Quantitative easing has had a difficult time stimulating demand (which would put pressure on prices and raise inflation). The money mostly piles up in banks instead of turning into new loans and new spending. Helicopter money would, I think, do much better, especially if it was distributed to people with a very high propensity to spend the money (so it would have much better distributional consequences as well). But central banks seem afraid to try this, or even consider it seriously. Simon Wren-Lewis says those fears are unfounded:
Central bankers and their irrational fear: Mervyn King said
“Central banks are often accused of being obsessed with inflation. This is untrue. If they are obsessed with anything, it is with fiscal policy.”
As an academic turned central banker, King knew of what he spoke. The fear is sometimes called fiscal dominance: that they will be forced to monetize government debt in such a way that means inflation rises out of control.
I believe this fear is a key factor behind central banks’ reluctance to think seriously about helicopter money. Creating money is no longer a taboo: with Quantitative Easing huge amounts of money have been created. But this money has bought financial assets, which can subsequently be sold to mop up the money that has been created. Under helicopter money the central bank creates money to give it away. If that money needs to be mopped up after a recession is over in order to control inflation, the central bank might run out of assets to do so. A good name for this is ‘policy insolvency’.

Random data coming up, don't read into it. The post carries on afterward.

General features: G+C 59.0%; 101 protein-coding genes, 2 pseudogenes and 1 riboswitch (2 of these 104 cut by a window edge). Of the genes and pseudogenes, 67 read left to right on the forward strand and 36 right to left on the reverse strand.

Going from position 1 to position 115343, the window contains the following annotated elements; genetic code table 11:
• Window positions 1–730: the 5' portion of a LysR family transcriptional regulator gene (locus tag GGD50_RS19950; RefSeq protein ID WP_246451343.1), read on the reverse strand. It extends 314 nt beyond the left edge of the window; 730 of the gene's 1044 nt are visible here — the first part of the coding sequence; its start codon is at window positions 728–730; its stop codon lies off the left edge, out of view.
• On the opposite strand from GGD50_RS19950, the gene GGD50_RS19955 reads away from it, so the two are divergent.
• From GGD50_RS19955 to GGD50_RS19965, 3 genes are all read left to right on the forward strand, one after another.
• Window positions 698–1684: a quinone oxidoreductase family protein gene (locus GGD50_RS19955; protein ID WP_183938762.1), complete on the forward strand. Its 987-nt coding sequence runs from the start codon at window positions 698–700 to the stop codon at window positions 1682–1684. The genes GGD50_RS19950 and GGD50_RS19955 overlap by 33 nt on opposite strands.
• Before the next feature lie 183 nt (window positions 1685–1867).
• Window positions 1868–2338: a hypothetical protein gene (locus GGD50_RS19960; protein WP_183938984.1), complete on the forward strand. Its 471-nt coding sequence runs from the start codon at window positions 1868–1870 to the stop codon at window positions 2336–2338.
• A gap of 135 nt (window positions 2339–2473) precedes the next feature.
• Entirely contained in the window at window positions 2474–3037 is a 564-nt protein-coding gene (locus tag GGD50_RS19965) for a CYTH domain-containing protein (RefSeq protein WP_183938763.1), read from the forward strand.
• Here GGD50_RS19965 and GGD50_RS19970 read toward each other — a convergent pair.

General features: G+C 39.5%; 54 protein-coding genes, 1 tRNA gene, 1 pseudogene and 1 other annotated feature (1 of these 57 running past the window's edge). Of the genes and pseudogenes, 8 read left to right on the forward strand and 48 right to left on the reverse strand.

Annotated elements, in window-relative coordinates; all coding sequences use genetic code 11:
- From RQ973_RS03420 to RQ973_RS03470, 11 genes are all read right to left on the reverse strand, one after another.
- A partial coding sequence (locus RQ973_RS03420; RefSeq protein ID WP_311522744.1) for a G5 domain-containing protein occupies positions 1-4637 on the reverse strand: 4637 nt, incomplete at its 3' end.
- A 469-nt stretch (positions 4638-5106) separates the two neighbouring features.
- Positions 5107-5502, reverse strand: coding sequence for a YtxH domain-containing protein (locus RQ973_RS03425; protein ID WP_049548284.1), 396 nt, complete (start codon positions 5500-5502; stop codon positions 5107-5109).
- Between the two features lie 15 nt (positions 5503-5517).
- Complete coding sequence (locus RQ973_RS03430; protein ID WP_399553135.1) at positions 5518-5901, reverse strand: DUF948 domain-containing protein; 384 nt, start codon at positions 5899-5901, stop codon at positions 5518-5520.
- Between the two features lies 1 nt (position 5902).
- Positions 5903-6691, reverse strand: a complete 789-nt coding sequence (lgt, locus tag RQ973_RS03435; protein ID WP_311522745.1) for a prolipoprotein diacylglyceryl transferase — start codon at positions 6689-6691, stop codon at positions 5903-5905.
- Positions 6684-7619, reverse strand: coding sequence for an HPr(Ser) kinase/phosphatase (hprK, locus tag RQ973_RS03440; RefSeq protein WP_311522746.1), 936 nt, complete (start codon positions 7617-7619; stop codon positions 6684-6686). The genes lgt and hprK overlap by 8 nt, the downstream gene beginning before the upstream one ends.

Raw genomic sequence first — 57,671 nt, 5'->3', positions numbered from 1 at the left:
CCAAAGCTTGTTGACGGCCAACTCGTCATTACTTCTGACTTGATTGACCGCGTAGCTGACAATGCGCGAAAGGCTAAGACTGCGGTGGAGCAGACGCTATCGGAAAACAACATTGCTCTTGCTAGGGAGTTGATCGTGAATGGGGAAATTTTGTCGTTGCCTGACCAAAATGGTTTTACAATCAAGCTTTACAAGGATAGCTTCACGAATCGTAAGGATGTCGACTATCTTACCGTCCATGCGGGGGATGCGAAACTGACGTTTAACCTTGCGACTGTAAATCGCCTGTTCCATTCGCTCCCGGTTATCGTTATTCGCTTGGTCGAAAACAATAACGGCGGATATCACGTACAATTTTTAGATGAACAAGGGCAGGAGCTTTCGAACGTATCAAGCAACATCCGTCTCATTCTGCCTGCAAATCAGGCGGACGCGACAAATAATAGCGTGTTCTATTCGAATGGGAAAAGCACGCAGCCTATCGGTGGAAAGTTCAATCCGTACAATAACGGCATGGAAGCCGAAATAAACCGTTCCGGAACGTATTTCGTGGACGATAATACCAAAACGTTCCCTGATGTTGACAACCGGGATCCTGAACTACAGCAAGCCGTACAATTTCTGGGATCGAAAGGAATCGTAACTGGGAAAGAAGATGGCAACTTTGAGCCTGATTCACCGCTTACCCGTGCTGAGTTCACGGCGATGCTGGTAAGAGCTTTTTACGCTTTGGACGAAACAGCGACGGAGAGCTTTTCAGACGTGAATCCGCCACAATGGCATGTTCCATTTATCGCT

There is a simple way to deal with this problem.  The government commits to always providing the central bank with the assets they need to control inflation. If, after some doses of helicopter money, the central bank needs and gets refinanced in this way, then helicopter money becomes like a form of bond financed fiscal stimulus, but where the bond finance is delayed. In my view that delay may be crucial in overcoming the deficit fetishism that has proved so politically successful over the last five years, as well as giving central banks a much more effective unconventional monetary instrument than QE.  But central banks do not want to go there, partly because they worry about the possibility of a government that would renege on that commitment.
The fear is irrational for two reasons... [explains]...
Central banks overcame one big psychological barrier when they undertook Quantitative Easing. That was the first, and perhaps the more important, stage in ending their primitive fear of fiscal dominance. They now need to complete the process, so we can start having rational discussions about alternatives to QE.